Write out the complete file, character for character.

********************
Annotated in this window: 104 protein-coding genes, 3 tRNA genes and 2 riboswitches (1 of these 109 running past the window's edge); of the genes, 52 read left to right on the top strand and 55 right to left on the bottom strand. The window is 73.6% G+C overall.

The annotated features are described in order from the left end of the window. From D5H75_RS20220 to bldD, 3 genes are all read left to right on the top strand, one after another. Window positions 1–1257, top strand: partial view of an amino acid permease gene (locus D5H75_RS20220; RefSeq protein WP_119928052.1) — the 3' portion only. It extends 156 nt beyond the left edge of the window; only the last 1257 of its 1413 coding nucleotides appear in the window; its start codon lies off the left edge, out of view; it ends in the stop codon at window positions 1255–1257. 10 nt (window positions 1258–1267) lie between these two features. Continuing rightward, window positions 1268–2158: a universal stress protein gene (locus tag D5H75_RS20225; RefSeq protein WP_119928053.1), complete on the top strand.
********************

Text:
Annotated in this window: 104 protein-coding genes, 3 tRNA genes and 2 riboswitches (1 of these 109 running past the window's edge); of the genes, 52 read left to right on the top strand and 55 right to left on the bottom strand. The window is 73.6% G+C overall.

The annotated features are described in order from the left end of the window. From D5H75_RS20220 to bldD, 3 genes are all read left to right on the top strand, one after another. Window positions 1–1257, top strand: partial view of an amino acid permease gene (locus D5H75_RS20220; RefSeq protein WP_119928052.1) — the 3' portion only. It extends 156 nt beyond the left edge of the window; only the last 1257 of its 1413 coding nucleotides appear in the window; its start codon lies off the left edge, out of view; it ends in the stop codon at window positions 1255–1257. 10 nt (window positions 1258–1267) lie between these two features. Continuing rightward, window positions 1268–2158: a universal stress protein gene (locus tag D5H75_RS20225; RefSeq protein WP_119928053.1), complete on the top strand.